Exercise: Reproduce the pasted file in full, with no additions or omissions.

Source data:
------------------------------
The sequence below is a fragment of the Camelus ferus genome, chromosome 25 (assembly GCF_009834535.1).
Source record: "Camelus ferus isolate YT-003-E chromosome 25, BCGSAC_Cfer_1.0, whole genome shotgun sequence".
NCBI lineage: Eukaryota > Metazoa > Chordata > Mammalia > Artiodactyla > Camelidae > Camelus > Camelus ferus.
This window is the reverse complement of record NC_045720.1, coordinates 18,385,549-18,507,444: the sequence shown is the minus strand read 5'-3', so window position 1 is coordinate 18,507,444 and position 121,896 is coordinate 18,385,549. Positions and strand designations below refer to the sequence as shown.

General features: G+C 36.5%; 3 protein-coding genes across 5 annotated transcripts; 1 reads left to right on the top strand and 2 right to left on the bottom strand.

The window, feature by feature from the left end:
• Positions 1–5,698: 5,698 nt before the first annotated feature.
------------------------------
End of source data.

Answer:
The sequence below is a fragment of the Camelus ferus genome, chromosome 25 (assembly GCF_009834535.1).
Source record: "Camelus ferus isolate YT-003-E chromosome 25, BCGSAC_Cfer_1.0, whole genome shotgun sequence".
NCBI lineage: Eukaryota > Metazoa > Chordata > Mammalia > Artiodactyla > Camelidae > Camelus > Camelus ferus.
This window is the reverse complement of record NC_045720.1, coordinates 18,385,549-18,507,444: the sequence shown is the minus strand read 5'-3', so window position 1 is coordinate 18,507,444 and position 121,896 is coordinate 18,385,549. Positions and strand designations below refer to the sequence as shown.

General features: G+C 36.5%; 3 protein-coding genes across 5 annotated transcripts; 1 reads left to right on the top strand and 2 right to left on the bottom strand.

The window, feature by feature from the left end:
• Positions 1–5,698: 5,698 nt before the first annotated feature.